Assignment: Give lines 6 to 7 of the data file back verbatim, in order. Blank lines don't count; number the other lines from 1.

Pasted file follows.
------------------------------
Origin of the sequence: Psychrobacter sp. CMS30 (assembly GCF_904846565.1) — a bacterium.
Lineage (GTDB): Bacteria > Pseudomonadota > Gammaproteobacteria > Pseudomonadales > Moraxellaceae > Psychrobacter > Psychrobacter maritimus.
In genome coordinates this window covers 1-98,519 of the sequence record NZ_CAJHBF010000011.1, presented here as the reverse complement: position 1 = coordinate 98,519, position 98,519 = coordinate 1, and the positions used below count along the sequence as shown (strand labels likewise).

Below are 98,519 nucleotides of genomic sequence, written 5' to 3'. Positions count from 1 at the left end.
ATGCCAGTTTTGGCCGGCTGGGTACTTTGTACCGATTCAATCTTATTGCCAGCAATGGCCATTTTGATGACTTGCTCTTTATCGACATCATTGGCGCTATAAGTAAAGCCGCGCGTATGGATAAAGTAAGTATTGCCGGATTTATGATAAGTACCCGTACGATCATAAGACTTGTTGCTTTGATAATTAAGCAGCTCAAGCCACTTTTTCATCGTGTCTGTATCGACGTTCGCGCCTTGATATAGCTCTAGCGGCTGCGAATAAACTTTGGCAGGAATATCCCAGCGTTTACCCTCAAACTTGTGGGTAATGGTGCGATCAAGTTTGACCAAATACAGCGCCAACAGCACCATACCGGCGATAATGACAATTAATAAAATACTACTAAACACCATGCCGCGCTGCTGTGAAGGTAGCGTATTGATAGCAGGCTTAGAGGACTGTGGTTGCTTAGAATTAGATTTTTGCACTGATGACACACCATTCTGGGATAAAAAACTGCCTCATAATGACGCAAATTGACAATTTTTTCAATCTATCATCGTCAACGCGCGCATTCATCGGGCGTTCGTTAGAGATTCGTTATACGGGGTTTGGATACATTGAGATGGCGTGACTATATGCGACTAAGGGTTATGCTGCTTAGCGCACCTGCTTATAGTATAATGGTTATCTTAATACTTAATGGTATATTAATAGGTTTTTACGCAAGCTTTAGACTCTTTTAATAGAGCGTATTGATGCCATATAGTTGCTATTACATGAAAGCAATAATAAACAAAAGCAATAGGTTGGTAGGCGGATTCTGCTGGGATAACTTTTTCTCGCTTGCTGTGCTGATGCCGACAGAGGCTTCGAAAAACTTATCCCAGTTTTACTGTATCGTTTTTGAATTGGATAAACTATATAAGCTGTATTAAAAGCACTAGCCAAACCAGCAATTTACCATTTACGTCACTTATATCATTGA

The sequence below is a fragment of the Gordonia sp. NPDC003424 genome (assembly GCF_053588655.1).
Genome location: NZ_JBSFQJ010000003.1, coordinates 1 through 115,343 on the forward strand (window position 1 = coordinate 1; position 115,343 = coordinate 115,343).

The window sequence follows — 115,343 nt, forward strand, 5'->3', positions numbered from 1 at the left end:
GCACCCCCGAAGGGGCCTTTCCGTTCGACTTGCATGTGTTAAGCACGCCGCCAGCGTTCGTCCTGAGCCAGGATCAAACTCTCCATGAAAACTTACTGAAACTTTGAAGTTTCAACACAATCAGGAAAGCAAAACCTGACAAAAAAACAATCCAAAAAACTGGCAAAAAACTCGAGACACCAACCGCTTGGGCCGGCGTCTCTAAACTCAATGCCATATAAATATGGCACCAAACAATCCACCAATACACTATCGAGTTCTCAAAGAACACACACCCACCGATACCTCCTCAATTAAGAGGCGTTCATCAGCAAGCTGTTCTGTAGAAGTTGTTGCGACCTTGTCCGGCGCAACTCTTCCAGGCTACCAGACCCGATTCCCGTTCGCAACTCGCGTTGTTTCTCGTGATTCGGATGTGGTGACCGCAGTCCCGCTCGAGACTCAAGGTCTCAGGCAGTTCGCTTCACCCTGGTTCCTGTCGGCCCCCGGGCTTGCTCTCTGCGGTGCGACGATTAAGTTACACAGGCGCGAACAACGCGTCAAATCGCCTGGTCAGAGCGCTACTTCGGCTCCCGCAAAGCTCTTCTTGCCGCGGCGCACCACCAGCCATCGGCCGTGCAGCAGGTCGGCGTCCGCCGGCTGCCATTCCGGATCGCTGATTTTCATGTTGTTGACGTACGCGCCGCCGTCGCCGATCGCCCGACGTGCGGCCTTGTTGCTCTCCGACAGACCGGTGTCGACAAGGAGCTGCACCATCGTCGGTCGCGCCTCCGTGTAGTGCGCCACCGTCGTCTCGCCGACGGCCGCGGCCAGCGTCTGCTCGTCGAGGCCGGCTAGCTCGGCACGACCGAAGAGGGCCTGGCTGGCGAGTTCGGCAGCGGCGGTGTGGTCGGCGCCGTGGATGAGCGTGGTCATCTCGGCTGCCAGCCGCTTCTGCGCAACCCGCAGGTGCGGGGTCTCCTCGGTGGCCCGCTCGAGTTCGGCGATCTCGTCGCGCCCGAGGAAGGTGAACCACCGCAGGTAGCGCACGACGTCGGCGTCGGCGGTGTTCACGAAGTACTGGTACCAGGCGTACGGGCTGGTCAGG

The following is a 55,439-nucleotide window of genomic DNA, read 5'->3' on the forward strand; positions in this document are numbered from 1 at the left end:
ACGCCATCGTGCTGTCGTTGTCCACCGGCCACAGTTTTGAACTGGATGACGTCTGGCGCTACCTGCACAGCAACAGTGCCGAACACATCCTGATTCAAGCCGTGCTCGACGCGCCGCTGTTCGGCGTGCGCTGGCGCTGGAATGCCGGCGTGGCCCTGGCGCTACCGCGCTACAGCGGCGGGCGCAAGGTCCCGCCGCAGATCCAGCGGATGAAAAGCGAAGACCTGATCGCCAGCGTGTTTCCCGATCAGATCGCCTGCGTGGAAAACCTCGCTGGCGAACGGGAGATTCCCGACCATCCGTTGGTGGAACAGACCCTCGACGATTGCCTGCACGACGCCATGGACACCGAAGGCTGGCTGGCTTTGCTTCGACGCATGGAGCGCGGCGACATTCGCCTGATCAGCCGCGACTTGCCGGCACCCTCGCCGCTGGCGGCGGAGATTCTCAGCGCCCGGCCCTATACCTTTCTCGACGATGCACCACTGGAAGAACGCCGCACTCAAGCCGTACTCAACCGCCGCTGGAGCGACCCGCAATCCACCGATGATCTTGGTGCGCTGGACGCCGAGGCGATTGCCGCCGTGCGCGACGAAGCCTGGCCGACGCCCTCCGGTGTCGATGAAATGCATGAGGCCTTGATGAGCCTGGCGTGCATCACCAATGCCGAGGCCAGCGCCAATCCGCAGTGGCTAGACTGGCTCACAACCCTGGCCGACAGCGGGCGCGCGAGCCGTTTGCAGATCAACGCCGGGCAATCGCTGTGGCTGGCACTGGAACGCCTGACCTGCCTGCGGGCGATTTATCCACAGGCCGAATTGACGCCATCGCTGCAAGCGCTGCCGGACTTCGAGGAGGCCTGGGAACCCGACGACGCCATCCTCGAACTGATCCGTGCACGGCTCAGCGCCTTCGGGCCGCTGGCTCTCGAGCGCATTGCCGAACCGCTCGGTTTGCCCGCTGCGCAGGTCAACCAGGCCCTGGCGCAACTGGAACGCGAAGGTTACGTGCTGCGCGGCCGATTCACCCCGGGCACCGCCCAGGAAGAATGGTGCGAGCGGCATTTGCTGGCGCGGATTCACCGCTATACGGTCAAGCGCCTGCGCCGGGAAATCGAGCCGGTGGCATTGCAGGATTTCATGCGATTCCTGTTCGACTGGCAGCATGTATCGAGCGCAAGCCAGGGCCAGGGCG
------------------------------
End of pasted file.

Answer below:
The sequence below is a fragment of the Gordonia sp. NPDC003424 genome (assembly GCF_053588655.1).
Genome location: NZ_JBSFQJ010000003.1, coordinates 1 through 115,343 on the forward strand (window position 1 = coordinate 1; position 115,343 = coordinate 115,343).